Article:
If you have other ideas for embedding change and making it successful, please share them here.
Wendy Mason is a career coach.  She helps people reach their goals and aspirations, without sacrificing their home and personal life.  Before working as a coach, Wendy had a long career in both the public and private sectors in general management and consultancy as well as spells in HR.  She now divides her time between coaching and writing. You can contact Wendy at wendymason@wisewolfcoaching.com and find out more at http://wisewolfcoaching.com

Why don't you want to manage older workers?

Why don’t you want to manage older workers?

We hear much about the efforts required to get young people into work. And, of course, that is important. But spare a thought for those of us at the other end of the age spectrum.

There may be lots of reasons why older workers are finding it difficult to stay in, and find new opportunities for, work. Lots of those reasons may not be valid for the majority of older workers but they have built up into a prejudice.

Unfortunately, it is true that many who are making hiring decisions believe older workers don’t perform as well as those between 25 and 35 – that seems to be the new “golden zone” for recruits. Older workers are said to demand high pay, cost more in terms of resources, resist change and don’t respond flexibly to fit in with a team. As a result , sometimes carefully disguised, discrimination against older workers is widespread.

Managing an older worker does not require a hugely different approach, to managing a very young person. But some younger managers find the whole prospect daunting – so they do their best to avoid it. The biggest concern employers’ express about hiring older workers is that there will be conflicts when they are managed by younger supervisors. In the US, it is said that an incredible 88 percent of employers worry about hiring older workers because they fear such conflicts.

Managing someone older than you, does seem to touch a very raw nerve in managers and there seems to be a high level of distrust on either side. So how can managers get the best out of their older workers?

In most circumstances, older workers are like other workers – they are unlikely to respond well in a command and control culture. Except in an emergency, older workers are not likely to respond well to being “given orders”. But, they are likely to respond well to an intelligent and enlightened leadership style. This means communicating clearly about issues and challenges.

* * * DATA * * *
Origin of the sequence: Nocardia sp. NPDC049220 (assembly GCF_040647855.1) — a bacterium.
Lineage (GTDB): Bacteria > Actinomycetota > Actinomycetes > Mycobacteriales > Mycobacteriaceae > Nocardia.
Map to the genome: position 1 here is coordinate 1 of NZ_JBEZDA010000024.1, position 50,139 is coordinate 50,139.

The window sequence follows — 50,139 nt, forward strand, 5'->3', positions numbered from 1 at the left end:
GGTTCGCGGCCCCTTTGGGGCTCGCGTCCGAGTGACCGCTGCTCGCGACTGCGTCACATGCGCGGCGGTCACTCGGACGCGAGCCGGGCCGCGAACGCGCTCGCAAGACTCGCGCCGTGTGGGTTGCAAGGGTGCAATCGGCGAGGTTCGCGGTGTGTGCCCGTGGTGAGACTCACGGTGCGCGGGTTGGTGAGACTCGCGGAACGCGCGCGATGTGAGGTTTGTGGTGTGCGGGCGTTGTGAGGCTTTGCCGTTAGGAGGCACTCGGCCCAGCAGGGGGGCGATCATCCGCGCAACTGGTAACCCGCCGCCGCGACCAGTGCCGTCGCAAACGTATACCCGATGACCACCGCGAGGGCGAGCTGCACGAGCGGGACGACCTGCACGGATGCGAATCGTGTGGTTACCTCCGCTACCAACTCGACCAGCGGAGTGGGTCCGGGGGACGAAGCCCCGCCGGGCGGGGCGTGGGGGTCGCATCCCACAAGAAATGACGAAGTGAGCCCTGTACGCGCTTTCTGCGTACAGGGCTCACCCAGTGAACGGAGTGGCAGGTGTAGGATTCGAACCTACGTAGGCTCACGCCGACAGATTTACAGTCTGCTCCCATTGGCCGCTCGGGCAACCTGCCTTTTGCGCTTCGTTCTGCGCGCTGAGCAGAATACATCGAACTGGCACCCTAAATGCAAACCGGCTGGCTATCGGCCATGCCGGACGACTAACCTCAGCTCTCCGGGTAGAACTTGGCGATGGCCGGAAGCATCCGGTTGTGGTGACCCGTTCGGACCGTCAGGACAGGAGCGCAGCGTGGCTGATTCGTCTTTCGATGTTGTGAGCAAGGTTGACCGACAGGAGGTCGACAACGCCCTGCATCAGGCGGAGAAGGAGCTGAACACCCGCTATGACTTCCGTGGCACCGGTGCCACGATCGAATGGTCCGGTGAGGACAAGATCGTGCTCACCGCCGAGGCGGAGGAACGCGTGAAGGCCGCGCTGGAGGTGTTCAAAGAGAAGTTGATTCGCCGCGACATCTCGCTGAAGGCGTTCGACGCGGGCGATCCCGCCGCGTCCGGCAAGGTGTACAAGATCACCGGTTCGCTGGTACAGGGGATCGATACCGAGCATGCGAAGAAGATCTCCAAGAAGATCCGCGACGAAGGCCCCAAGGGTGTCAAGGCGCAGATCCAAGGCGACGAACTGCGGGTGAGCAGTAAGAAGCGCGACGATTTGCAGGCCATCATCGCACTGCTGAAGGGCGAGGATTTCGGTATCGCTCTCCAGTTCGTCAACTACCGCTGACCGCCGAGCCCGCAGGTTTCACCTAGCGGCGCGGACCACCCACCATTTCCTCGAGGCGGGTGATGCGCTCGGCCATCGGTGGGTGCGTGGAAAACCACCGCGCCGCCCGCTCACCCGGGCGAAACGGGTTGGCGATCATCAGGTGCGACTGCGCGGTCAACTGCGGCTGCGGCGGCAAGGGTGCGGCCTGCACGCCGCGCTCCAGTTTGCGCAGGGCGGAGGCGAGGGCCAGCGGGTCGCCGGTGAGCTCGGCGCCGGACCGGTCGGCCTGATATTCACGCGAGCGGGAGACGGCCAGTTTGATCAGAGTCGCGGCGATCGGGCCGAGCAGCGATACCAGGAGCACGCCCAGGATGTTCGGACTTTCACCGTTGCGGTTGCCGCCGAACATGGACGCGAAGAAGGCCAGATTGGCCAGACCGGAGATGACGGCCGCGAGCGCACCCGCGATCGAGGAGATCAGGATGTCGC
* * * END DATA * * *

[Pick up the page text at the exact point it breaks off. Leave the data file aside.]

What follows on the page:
They welcome being involved in decision making and having tasks delegated to them. Give an older worker responsibility and most are likely to give you their all and share with you their wealth of experience. So, then they expect you to give them recognition for what they have done, including for the wisdom they share with you. If you give your older workers the opportunity, their work will shine just like the grey hair on their heads.

Wendy Mason is a career coach.  She helps people reach their goals and aspirations, without sacrificing their home and personal life.  Before working as a coach, Wendy had a long career in both the public and private sectors in general management and consultancy as well as spells in HR.  She now divides her time between coaching and writing. You can contact Wendy at wendymason@wisewolfcoaching.com and find out more at http://wisewolfcoaching.com

Would you like to reach your career goals and aspirations, while having a fulfilling home and personal life? Find out more at this link

Acting with integrity at work

Acting with integrity at work

Acting with integrity at work – here is a dictionary definition of integrity

1. Steadfast adherence to a strict moral or ethical code.

2. The state of being unimpaired; soundness.

3. The quality or condition of being whole or undivided; completeness.

“I have found that being honest is the best technique I can use. Right up front, tell people what you’re trying to accomplish and what you’re willing to sacrifice to accomplish it.” – Lee Iacocca


The most effective way to behave in work and business (including large banks), as in life, is to act with integrity.  Note the definitions above which talk about wholeness, soundness and completeness – this is a definition of health?

That means being as honest as you can and being fair.  As Lee Iacocca says, tell your team the truth and tell them what you are doing about it.  Be a model for honesty, openness and fairness and show that you expect all in your team to follow